2. I agree we need to be fair to Chairman Martin and wait to see the text of his order before we charge him with crimes against the working class. Wait for the order, give him a fair trial, and then hang* him, in that order.

    *Note: this is humor. I don’t propose an actual hanging, but something more like a “high tech lynching” in which no mammal is actually harmed.

  3. I’m just hoping that Chairman Martin has the moxie to stand up to the moneied inside-the-Beltway lobbyists (such as Free Press, whose agenda would hurt the public interest) and do what’s best for his actual constituency: the citizens of the United States. Do they need to be protected against anticompetitive actions by the telcos, cable companies, and backbone providers? Absolutely. In the absence of such activity, do they need the Internet to be micromanaged? Absolutely not. The only lynching here should be of the bogus lobbyists and their astroturfers.

  4. Martin is often called a “telco shill”, but he’s also under Lessig’s influence, which is even worse. Lessig controls Free Press through his protege, Tim Wu, its new chairman. But the larger problem is his lack of understanding about how the Internet works, so we have a largely clueless agency trying to micro-manage a large network, and that’s a recipe for disaster.

  5. Lessig isn’t a Svengali who controls Free Press through Tim Wu. Lessig himself is listed as being on the Free Press Board of Directors. (See their Web site.) Nor does he control Kevin Martin, who certainly has the ability to think for himself.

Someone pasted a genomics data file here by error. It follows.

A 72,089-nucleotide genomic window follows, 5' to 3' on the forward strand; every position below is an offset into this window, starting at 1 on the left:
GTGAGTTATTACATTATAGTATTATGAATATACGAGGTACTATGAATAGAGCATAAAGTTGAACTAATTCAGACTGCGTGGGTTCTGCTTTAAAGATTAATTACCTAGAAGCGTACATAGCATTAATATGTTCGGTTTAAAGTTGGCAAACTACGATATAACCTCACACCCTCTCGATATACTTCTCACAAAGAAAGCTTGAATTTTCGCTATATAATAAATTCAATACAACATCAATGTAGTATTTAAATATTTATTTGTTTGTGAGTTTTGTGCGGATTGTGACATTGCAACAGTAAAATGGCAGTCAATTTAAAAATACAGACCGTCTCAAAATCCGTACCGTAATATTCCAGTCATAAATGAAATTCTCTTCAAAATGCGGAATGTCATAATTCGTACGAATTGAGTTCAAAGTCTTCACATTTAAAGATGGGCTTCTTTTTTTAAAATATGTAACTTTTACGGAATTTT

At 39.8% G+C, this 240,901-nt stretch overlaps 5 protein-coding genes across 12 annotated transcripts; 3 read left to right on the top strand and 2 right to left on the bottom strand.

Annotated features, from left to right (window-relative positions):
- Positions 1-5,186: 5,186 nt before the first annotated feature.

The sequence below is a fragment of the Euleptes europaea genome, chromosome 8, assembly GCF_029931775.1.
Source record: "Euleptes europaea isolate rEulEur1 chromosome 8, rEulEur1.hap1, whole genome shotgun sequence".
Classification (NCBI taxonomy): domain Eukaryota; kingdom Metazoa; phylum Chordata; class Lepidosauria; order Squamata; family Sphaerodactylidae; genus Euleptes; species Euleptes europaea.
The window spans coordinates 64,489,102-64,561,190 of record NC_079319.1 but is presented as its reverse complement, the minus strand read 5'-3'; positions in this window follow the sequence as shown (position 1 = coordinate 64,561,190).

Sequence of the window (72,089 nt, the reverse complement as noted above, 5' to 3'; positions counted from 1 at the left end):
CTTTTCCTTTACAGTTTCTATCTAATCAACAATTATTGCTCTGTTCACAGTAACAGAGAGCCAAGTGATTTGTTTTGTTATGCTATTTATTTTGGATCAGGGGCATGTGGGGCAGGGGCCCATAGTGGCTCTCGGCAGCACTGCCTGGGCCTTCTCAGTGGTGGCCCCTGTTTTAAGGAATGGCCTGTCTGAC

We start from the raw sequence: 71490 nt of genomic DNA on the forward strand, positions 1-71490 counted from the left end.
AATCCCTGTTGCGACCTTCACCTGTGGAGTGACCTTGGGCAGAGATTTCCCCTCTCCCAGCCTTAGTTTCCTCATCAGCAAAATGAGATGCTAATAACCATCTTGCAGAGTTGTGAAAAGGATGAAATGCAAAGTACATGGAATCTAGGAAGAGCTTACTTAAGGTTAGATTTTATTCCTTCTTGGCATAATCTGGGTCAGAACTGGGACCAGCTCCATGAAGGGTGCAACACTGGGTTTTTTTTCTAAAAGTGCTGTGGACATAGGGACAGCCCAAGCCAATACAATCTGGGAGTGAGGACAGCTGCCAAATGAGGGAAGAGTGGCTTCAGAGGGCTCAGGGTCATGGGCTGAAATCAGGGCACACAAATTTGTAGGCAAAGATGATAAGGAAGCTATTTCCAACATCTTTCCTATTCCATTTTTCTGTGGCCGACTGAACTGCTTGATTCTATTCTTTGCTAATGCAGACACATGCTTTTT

Chairman Martin is obviously weighing pressure from Congresscritters (who, in a recent hearing, badgered him to admit that he needed legislative “assistance” to deal with Comcast’s “evil” behavior), the opinions of his staff (staffers in DC have tremendous influence), and the opinions of his fellow Commissioners as well as his own ideas.

    We can hope, at least, that Chairman Martin will not be influenced by inside-the-Beltway lobbyists, such as Free Press (which, according to its own Forms 990, spent more than $700,000 in 2007 alone on its various Internet agendas. (This includes their “Save the Internet” misinformation and astroturf campaign. I’ve spoken to quite a few people who used Free Press’ “form letter machine” to send boilerplate comments to the FCC, and so far not one of them has known what Free Press’ “network neutrality” agenda actually entails. They just responded to the group’s warnings of unspecified “evil,” assuming that since Comcast is a big corporation, it must be in the wrong.)

    Since Free Press has convinced a few credulous lawmakers, and/or their staffers, that ISPs are acting in “evil” ways and that something must be done, it is the responsibility of the FCC as an expert agency to expose the misinformation and set the record straight. This is the best thing that Chairman Martin can do at this juncture.

  6. Martin is clearly being influenced by Lessig, Brett. He spoke at Lessig’s conference, arriving a day early to speak to Lessig’s students, and he held a hearing on Lessig’s turf. It’s not wise to underestimate his ability to con people. Martin is a political creature, and it looks to me like he’s working toward a political decision that draws bi-partisan accolades, which will grease the skids in the next phase of his career.

    One skill I’ve acquired in the 12 years I’ve been lobbying is a sense of a politician’s risk/reward calculation, which in most cases has little to do with the merits of the issue. As you’ve observed, it’s typically a question of group affiliation. In politics, interest groups are called “friends.”

    Free Press has done a great job of drumming up popular support for a completely vacuous issue. That’s something that takes both skill and money.